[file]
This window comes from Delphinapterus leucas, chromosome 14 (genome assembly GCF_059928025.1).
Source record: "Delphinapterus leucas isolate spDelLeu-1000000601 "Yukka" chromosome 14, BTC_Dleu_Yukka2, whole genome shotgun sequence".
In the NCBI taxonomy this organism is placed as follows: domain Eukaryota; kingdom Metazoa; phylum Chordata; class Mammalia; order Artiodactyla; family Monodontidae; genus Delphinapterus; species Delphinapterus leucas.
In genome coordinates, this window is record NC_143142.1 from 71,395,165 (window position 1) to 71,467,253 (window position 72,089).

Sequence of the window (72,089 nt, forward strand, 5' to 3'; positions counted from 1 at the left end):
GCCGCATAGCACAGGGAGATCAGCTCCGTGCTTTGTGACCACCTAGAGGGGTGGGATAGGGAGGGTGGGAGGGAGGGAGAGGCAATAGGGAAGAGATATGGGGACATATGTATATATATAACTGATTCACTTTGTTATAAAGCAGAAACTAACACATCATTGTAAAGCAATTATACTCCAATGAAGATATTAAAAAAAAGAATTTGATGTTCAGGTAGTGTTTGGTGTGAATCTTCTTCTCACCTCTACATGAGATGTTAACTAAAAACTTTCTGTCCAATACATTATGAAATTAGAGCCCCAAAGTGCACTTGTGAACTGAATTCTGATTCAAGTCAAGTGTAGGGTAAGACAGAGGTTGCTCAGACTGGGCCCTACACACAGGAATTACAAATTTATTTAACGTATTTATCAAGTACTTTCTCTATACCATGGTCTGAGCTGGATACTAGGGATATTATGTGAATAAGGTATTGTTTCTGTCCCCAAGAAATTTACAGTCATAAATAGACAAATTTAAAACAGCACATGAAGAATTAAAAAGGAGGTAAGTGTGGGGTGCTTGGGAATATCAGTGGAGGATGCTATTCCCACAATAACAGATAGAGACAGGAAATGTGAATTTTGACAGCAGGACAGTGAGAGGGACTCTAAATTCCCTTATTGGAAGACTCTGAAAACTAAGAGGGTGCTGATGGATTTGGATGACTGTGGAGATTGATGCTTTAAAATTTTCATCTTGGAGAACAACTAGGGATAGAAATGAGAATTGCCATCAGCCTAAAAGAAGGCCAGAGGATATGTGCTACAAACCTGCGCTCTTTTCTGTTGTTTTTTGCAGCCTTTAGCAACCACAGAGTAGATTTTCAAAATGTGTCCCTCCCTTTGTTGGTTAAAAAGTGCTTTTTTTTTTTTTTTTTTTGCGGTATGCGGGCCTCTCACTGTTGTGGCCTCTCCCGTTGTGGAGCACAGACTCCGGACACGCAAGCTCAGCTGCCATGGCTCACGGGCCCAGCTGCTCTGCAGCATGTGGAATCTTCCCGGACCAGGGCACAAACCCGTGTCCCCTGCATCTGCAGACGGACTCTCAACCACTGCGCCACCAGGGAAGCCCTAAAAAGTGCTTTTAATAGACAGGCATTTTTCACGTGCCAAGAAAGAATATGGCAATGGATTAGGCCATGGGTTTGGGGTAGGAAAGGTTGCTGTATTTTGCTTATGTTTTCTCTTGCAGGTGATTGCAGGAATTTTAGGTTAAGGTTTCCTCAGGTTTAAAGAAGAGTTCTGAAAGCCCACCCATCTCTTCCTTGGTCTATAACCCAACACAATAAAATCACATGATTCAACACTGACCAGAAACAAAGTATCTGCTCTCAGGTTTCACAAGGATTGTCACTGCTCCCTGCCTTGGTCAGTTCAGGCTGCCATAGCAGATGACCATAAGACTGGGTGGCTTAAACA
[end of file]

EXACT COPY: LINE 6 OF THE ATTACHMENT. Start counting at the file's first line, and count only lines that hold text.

GCCGCATAGCACAGGGAGATCAGCTCCGTGCTTTGTGACCACCTAGAGGGGTGGGATAGGGAGGGTGGGAGGGAGGGAGAGGCAATAGGGAAGAGATATGGGGACATATGTATATATATAACTGATTCACTTTGTTATAAAGCAGAAACTAACACATCATTGTAAAGCAATTATACTCCAATGAAGATATTAAAAAAAAGAATTTGATGTTCAGGTAGTGTTTGGTGTGAATCTTCTTCTCACCTCTACATGAGATGTTAACTAAAAACTTTCTGTCCAATACATTATGAAATTAGAGCCCCAAAGTGCACTTGTGAACTGAATTCTGATTCAAGTCAAGTGTAGGGTAAGACAGAGGTTGCTCAGACTGGGCCCTACACACAGGAATTACAAATTTATTTAACGTATTTATCAAGTACTTTCTCTATACCATGGTCTGAGCTGGATACTAGGGATATTATGTGAATAAGGTATTGTTTCTGTCCCCAAGAAATTTACAGTCATAAATAGACAAATTTAAAACAGCACATGAAGAATTAAAAAGGAGGTAAGTGTGGGGTGCTTGGGAATATCAGTGGAGGATGCTATTCCCACAATAACAGATAGAGACAGGAAATGTGAATTTTGACAGCAGGACAGTGAGAGGGACTCTAAATTCCCTTATTGGAAGACTCTGAAAACTAAGAGGGTGCTGATGGATTTGGATGACTGTGGAGATTGATGCTTTAAAATTTTCATCTTGGAGAACAACTAGGGATAGAAATGAGAATTGCCATCAGCCTAAAAGAAGGCCAGAGGATATGTGCTACAAACCTGCGCTCTTTTCTGTTGTTTTTTGCAGCCTTTAGCAACCACAGAGTAGATTTTCAAAATGTGTCCCTCCCTTTGTTGGTTAAAAAGTGCTTTTTTTTTTTTTTTTTTTGCGGTATGCGGGCCTCTCACTGTTGTGGCCTCTCCCGTTGTGGAGCACAGACTCCGGACACGCAAGCTCAGCTGCCATGGCTCACGGGCCCAGCTGCTCTGCAGCATGTGGAATCTTCCCGGACCAGGGCACAAACCCGTGTCCCCTGCATCTGCAGACGGACTCTCAACCACTGCGCCACCAGGGAAGCCCTAAAAAGTGCTTTTAATAGACAGGCATTTTTCACGTGCCAAGAAAGAATATGGCAATGGATTAGGCCATGGGTTTGGGGTAGGAAAGGTTGCTGTATTTTGCTTATGTTTTCTCTTGCAGGTGATTGCAGGAATTTTAGGTTAAGGTTTCCTCAGGTTTAAAGAAGAGTTCTGAAAGCCCACCCATCTCTTCCTTGGTCTATAACCCAACACAATAAAATCACATGATTCAACACTGACCAGAAACAAAGTATCTGCTCTCAGGTTTCACAAGGATTGTCACTGCTCCCTGCCTTGGTCAGTTCAGGCTGCCATAGCAGATGACCATAAGACTGGGTGGCTTAAACA